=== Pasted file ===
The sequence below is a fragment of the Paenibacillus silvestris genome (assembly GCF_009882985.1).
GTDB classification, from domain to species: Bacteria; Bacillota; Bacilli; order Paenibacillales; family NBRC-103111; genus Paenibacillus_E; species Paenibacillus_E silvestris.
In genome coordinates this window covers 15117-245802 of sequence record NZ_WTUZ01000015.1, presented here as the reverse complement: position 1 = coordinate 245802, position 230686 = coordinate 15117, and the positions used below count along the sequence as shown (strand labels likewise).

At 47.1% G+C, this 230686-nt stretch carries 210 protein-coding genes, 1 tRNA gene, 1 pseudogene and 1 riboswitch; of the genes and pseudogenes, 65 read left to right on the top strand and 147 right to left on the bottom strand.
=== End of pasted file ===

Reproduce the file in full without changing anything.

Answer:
The sequence below is a fragment of the Paenibacillus silvestris genome (assembly GCF_009882985.1).
GTDB classification, from domain to species: Bacteria; Bacillota; Bacilli; order Paenibacillales; family NBRC-103111; genus Paenibacillus_E; species Paenibacillus_E silvestris.
In genome coordinates this window covers 15117-245802 of sequence record NZ_WTUZ01000015.1, presented here as the reverse complement: position 1 = coordinate 245802, position 230686 = coordinate 15117, and the positions used below count along the sequence as shown (strand labels likewise).

At 47.1% G+C, this 230686-nt stretch carries 210 protein-coding genes, 1 tRNA gene, 1 pseudogene and 1 riboswitch; of the genes and pseudogenes, 65 read left to right on the top strand and 147 right to left on the bottom strand.